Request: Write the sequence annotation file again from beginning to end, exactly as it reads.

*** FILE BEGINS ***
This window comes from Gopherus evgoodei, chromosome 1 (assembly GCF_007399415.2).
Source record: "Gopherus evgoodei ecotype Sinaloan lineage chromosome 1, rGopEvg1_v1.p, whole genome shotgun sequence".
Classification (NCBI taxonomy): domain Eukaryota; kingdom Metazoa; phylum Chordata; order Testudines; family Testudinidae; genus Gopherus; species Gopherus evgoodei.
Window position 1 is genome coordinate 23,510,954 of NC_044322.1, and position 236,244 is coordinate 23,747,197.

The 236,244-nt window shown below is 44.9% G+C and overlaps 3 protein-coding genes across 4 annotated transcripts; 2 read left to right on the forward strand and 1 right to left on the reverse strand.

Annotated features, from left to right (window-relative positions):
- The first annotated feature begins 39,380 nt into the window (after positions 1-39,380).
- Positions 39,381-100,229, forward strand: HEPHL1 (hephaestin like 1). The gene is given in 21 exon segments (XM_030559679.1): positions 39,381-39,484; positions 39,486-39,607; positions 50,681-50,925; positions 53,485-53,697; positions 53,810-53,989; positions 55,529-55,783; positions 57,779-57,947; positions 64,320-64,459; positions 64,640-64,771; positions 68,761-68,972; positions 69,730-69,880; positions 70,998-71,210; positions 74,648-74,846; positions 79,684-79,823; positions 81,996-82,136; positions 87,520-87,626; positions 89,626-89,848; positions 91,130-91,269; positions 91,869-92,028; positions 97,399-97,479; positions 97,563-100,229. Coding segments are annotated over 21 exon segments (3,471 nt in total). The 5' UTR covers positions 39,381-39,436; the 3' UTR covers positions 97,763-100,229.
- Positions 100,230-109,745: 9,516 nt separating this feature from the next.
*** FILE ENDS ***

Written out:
This window comes from Gopherus evgoodei, chromosome 1 (assembly GCF_007399415.2).
Source record: "Gopherus evgoodei ecotype Sinaloan lineage chromosome 1, rGopEvg1_v1.p, whole genome shotgun sequence".
Classification (NCBI taxonomy): domain Eukaryota; kingdom Metazoa; phylum Chordata; order Testudines; family Testudinidae; genus Gopherus; species Gopherus evgoodei.
Window position 1 is genome coordinate 23,510,954 of NC_044322.1, and position 236,244 is coordinate 23,747,197.

The 236,244-nt window shown below is 44.9% G+C and overlaps 3 protein-coding genes across 4 annotated transcripts; 2 read left to right on the forward strand and 1 right to left on the reverse strand.

Annotated features, from left to right (window-relative positions):
- The first annotated feature begins 39,380 nt into the window (after positions 1-39,380).
- Positions 39,381-100,229, forward strand: HEPHL1 (hephaestin like 1). The gene is given in 21 exon segments (XM_030559679.1): positions 39,381-39,484; positions 39,486-39,607; positions 50,681-50,925; positions 53,485-53,697; positions 53,810-53,989; positions 55,529-55,783; positions 57,779-57,947; positions 64,320-64,459; positions 64,640-64,771; positions 68,761-68,972; positions 69,730-69,880; positions 70,998-71,210; positions 74,648-74,846; positions 79,684-79,823; positions 81,996-82,136; positions 87,520-87,626; positions 89,626-89,848; positions 91,130-91,269; positions 91,869-92,028; positions 97,399-97,479; positions 97,563-100,229. Coding segments are annotated over 21 exon segments (3,471 nt in total). The 5' UTR covers positions 39,381-39,436; the 3' UTR covers positions 97,763-100,229.
- Positions 100,230-109,745: 9,516 nt separating this feature from the next.